- When principals support and encourage the formation of professional learning communities (PLCs), students in their schools benefit from best practices and a more unified vision for success being shared among teachers around new educational models like project-based learning (PBL), Shanghai American School Instructional Coach Andrew Miller writes for Edutopia.
- PBL projects can be assessed within PLCs, giving educators more feedback on the success of their own project. Teachers may also be able to see why other PBL class projects may have had different outcomes, gleaning helpful details to use with their own students.
- Within a PLC, teachers can also work together collaboratively to differentiate lessons to meet students' needs across all of their classes — no matter who their teacher may be.
Schools often use peer-based learning networks, usually within grade levels, where educators work together to make sure students are reaching set milestones before they graduate.
But a formal PLC can bring more structure to these groups, and even give educators more of a voice in how curriculum is designed for students. In fact, leaders of Learning Forward have urged schools to make curriculum the primary focus of teachers' work in a PLC. Educators can use PLC structures to share best practices with each other, spend time in each other’s classrooms, and pick up other tools from their peers, seeding these into their classes to boost the effectiveness of their teaching.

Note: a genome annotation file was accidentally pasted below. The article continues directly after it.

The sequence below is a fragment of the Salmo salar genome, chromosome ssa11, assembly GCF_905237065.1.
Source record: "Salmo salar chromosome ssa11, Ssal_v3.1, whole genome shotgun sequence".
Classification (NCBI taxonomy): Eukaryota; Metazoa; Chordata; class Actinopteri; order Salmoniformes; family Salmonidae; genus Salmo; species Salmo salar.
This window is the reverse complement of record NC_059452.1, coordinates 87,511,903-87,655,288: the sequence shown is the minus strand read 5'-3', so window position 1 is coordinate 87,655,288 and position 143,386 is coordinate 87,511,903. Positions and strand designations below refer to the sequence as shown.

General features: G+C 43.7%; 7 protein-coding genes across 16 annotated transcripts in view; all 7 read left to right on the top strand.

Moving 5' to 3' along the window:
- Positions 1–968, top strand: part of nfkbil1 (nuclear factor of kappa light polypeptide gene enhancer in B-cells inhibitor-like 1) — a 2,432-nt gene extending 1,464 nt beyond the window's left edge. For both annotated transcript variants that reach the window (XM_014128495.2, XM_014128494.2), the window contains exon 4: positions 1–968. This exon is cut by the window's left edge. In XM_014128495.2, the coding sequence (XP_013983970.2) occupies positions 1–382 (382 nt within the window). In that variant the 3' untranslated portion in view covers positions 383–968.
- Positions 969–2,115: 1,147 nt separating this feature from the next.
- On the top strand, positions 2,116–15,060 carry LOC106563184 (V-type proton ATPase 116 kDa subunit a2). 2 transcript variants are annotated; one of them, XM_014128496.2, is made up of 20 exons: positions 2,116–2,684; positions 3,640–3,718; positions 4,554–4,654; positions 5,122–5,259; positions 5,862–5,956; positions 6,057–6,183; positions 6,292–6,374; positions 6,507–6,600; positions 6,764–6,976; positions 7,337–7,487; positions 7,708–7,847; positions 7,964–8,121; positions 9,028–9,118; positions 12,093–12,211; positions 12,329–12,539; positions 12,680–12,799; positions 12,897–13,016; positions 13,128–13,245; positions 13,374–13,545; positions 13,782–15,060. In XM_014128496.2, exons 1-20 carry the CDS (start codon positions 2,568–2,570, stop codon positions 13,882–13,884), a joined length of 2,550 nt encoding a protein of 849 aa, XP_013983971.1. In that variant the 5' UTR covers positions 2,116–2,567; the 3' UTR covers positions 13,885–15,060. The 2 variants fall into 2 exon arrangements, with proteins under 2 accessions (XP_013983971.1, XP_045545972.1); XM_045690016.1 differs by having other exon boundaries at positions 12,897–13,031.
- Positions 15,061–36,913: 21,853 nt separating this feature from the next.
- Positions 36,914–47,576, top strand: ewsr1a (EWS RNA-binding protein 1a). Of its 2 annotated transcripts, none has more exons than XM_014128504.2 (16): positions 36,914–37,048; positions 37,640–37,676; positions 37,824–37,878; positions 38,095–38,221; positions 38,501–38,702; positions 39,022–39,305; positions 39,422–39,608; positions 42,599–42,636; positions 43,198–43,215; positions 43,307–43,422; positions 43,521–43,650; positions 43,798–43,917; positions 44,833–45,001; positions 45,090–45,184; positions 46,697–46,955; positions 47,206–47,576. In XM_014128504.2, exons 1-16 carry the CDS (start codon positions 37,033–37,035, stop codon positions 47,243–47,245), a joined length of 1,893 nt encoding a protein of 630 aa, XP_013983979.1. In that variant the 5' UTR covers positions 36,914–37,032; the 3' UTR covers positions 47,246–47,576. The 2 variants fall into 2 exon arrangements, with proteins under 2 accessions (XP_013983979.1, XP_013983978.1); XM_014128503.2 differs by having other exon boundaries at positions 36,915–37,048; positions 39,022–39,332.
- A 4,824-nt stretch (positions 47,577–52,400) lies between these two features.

How PLCs are introduced, however, can impact the way educators feel about them, according to a 2016 paper. Researcher Kelly Higgins notes that PLCs are not something that can be adopted and put in play overnight by administrators — nor even in a single school year.
“Leaders need to be aware that this type of school change is a process and takes time,” wrote Higgins, who surveyed educators involved in PLCs at 11 high schools in North Carolina. “It takes three to five years for successful implementation of change to occur.”
Higgins found that principals who were open to PLCs, also happened to support teachers’ role in leading schools. When both occurred, there were signs of “increased morale” among educators. The success of PLCs, however, was tied to “the willingness of principals to share leadership roles.”
For PLCs to flourish, all participants need to be on board — but administrators must be fully involved for teachers to feel the support they need to, in turn, successfully support their students. “The vehicle for school change within schools begins and ends with the principals,” notes Higgins.